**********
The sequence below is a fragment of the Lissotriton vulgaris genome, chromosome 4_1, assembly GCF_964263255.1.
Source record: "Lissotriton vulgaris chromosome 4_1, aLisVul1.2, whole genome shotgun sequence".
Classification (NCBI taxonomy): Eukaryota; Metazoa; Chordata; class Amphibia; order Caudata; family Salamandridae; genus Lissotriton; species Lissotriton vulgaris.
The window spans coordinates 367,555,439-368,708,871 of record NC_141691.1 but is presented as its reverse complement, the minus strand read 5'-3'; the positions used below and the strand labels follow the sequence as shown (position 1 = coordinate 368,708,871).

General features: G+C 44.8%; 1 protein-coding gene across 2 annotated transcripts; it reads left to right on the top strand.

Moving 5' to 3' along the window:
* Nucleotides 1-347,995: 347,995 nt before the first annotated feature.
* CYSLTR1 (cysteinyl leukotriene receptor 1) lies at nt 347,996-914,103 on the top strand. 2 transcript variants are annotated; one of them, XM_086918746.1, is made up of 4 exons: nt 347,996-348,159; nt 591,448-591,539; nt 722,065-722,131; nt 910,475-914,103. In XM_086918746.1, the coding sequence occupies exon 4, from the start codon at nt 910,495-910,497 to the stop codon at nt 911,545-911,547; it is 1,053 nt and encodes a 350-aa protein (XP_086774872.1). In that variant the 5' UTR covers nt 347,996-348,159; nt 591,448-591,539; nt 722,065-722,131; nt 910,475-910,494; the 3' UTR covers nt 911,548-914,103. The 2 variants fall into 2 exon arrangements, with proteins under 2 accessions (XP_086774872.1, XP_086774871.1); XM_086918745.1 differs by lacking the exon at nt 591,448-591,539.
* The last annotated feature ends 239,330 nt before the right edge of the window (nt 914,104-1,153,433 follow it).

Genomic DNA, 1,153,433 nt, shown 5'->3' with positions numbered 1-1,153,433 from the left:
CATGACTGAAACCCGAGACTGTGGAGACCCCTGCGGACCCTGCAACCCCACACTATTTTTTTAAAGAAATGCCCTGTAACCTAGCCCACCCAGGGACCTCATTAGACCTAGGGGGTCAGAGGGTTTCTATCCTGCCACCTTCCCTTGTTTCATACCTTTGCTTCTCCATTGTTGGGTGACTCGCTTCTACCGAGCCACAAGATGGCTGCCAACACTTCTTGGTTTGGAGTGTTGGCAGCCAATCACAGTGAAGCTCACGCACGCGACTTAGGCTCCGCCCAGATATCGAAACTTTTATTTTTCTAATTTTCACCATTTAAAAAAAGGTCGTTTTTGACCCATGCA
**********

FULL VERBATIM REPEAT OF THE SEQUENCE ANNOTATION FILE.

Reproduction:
The sequence below is a fragment of the Lissotriton vulgaris genome, chromosome 4_1, assembly GCF_964263255.1.
Source record: "Lissotriton vulgaris chromosome 4_1, aLisVul1.2, whole genome shotgun sequence".
Classification (NCBI taxonomy): Eukaryota; Metazoa; Chordata; class Amphibia; order Caudata; family Salamandridae; genus Lissotriton; species Lissotriton vulgaris.
The window spans coordinates 367,555,439-368,708,871 of record NC_141691.1 but is presented as its reverse complement, the minus strand read 5'-3'; the positions used below and the strand labels follow the sequence as shown (position 1 = coordinate 368,708,871).

General features: G+C 44.8%; 1 protein-coding gene across 2 annotated transcripts; it reads left to right on the top strand.

Moving 5' to 3' along the window:
* Nucleotides 1-347,995: 347,995 nt before the first annotated feature.
* CYSLTR1 (cysteinyl leukotriene receptor 1) lies at nt 347,996-914,103 on the top strand. 2 transcript variants are annotated; one of them, XM_086918746.1, is made up of 4 exons: nt 347,996-348,159; nt 591,448-591,539; nt 722,065-722,131; nt 910,475-914,103. In XM_086918746.1, the coding sequence occupies exon 4, from the start codon at nt 910,495-910,497 to the stop codon at nt 911,545-911,547; it is 1,053 nt and encodes a 350-aa protein (XP_086774872.1). In that variant the 5' UTR covers nt 347,996-348,159; nt 591,448-591,539; nt 722,065-722,131; nt 910,475-910,494; the 3' UTR covers nt 911,548-914,103. The 2 variants fall into 2 exon arrangements, with proteins under 2 accessions (XP_086774872.1, XP_086774871.1); XM_086918745.1 differs by lacking the exon at nt 591,448-591,539.
* The last annotated feature ends 239,330 nt before the right edge of the window (nt 914,104-1,153,433 follow it).

Genomic DNA, 1,153,433 nt, shown 5'->3' with positions numbered 1-1,153,433 from the left:
CATGACTGAAACCCGAGACTGTGGAGACCCCTGCGGACCCTGCAACCCCACACTATTTTTTTAAAGAAATGCCCTGTAACCTAGCCCACCCAGGGACCTCATTAGACCTAGGGGGTCAGAGGGTTTCTATCCTGCCACCTTCCCTTGTTTCATACCTTTGCTTCTCCATTGTTGGGTGACTCGCTTCTACCGAGCCACAAGATGGCTGCCAACACTTCTTGGTTTGGAGTGTTGGCAGCCAATCACAGTGAAGCTCACGCACGCGACTTAGGCTCCGCCCAGATATCGAAACTTTTATTTTTCTAATTTTCACCATTTAAAAAAAGGTCGTTTTTGACCCATGCA